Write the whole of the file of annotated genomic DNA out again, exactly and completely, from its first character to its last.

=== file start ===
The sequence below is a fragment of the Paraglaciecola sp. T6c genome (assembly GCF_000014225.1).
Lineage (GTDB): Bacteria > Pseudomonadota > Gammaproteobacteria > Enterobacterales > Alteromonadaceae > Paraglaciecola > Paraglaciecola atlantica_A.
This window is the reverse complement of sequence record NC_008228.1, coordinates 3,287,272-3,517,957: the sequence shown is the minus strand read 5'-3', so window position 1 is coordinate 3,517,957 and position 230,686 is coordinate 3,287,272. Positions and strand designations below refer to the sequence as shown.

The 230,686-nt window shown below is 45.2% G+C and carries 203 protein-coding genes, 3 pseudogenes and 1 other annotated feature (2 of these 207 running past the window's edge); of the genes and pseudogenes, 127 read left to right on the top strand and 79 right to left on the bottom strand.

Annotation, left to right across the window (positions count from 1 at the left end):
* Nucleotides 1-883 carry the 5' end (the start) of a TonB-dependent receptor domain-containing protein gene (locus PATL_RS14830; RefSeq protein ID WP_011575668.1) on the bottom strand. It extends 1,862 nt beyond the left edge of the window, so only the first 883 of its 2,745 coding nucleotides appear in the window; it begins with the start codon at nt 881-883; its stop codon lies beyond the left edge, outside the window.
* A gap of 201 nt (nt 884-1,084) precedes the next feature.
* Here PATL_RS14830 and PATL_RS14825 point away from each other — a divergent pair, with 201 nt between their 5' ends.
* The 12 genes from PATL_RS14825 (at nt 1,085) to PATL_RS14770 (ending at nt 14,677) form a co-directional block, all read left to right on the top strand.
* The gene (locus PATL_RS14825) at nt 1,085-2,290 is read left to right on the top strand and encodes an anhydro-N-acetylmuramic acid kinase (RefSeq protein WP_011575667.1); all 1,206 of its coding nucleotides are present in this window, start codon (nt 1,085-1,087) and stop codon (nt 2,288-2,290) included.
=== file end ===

The sequence below is a fragment of the Paraglaciecola sp. T6c genome (assembly GCF_000014225.1).
Lineage (GTDB): Bacteria > Pseudomonadota > Gammaproteobacteria > Enterobacterales > Alteromonadaceae > Paraglaciecola > Paraglaciecola atlantica_A.
This window is the reverse complement of sequence record NC_008228.1, coordinates 3,287,272-3,517,957: the sequence shown is the minus strand read 5'-3', so window position 1 is coordinate 3,517,957 and position 230,686 is coordinate 3,287,272. Positions and strand designations below refer to the sequence as shown.

The 230,686-nt window shown below is 45.2% G+C and carries 203 protein-coding genes, 3 pseudogenes and 1 other annotated feature (2 of these 207 running past the window's edge); of the genes and pseudogenes, 127 read left to right on the top strand and 79 right to left on the bottom strand.

Annotation, left to right across the window (positions count from 1 at the left end):
* Nucleotides 1-883 carry the 5' end (the start) of a TonB-dependent receptor domain-containing protein gene (locus PATL_RS14830; RefSeq protein ID WP_011575668.1) on the bottom strand. It extends 1,862 nt beyond the left edge of the window, so only the first 883 of its 2,745 coding nucleotides appear in the window; it begins with the start codon at nt 881-883; its stop codon lies beyond the left edge, outside the window.
* A gap of 201 nt (nt 884-1,084) precedes the next feature.
* Here PATL_RS14830 and PATL_RS14825 point away from each other — a divergent pair, with 201 nt between their 5' ends.
* The 12 genes from PATL_RS14825 (at nt 1,085) to PATL_RS14770 (ending at nt 14,677) form a co-directional block, all read left to right on the top strand.
* The gene (locus PATL_RS14825) at nt 1,085-2,290 is read left to right on the top strand and encodes an anhydro-N-acetylmuramic acid kinase (RefSeq protein WP_011575667.1); all 1,206 of its coding nucleotides are present in this window, start codon (nt 1,085-1,087) and stop codon (nt 2,288-2,290) included.